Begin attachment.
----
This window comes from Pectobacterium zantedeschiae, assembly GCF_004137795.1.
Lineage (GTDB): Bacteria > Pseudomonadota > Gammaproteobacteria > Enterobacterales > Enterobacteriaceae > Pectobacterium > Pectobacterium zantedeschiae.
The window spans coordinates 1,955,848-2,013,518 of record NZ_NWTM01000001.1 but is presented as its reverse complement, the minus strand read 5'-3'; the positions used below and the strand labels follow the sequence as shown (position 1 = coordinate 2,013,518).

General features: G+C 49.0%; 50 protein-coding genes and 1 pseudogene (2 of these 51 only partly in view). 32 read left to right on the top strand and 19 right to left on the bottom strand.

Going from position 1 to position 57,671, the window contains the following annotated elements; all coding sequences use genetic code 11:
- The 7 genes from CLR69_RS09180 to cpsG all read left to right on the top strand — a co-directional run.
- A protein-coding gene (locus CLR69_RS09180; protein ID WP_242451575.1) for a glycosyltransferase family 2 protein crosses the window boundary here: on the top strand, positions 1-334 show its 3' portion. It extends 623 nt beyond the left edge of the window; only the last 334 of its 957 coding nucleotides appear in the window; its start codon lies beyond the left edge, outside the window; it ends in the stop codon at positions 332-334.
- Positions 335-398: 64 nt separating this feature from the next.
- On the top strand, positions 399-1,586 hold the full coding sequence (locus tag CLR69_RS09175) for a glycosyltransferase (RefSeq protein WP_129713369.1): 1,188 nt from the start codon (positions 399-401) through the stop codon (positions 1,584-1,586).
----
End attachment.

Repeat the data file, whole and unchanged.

This window comes from Pectobacterium zantedeschiae, assembly GCF_004137795.1.
Lineage (GTDB): Bacteria > Pseudomonadota > Gammaproteobacteria > Enterobacterales > Enterobacteriaceae > Pectobacterium > Pectobacterium zantedeschiae.
The window spans coordinates 1,955,848-2,013,518 of record NZ_NWTM01000001.1 but is presented as its reverse complement, the minus strand read 5'-3'; the positions used below and the strand labels follow the sequence as shown (position 1 = coordinate 2,013,518).

General features: G+C 49.0%; 50 protein-coding genes and 1 pseudogene (2 of these 51 only partly in view). 32 read left to right on the top strand and 19 right to left on the bottom strand.

Going from position 1 to position 57,671, the window contains the following annotated elements; all coding sequences use genetic code 11:
- The 7 genes from CLR69_RS09180 to cpsG all read left to right on the top strand — a co-directional run.
- A protein-coding gene (locus CLR69_RS09180; protein ID WP_242451575.1) for a glycosyltransferase family 2 protein crosses the window boundary here: on the top strand, positions 1-334 show its 3' portion. It extends 623 nt beyond the left edge of the window; only the last 334 of its 957 coding nucleotides appear in the window; its start codon lies beyond the left edge, outside the window; it ends in the stop codon at positions 332-334.
- Positions 335-398: 64 nt separating this feature from the next.
- On the top strand, positions 399-1,586 hold the full coding sequence (locus tag CLR69_RS09175) for a glycosyltransferase (RefSeq protein WP_129713369.1): 1,188 nt from the start codon (positions 399-401) through the stop codon (positions 1,584-1,586).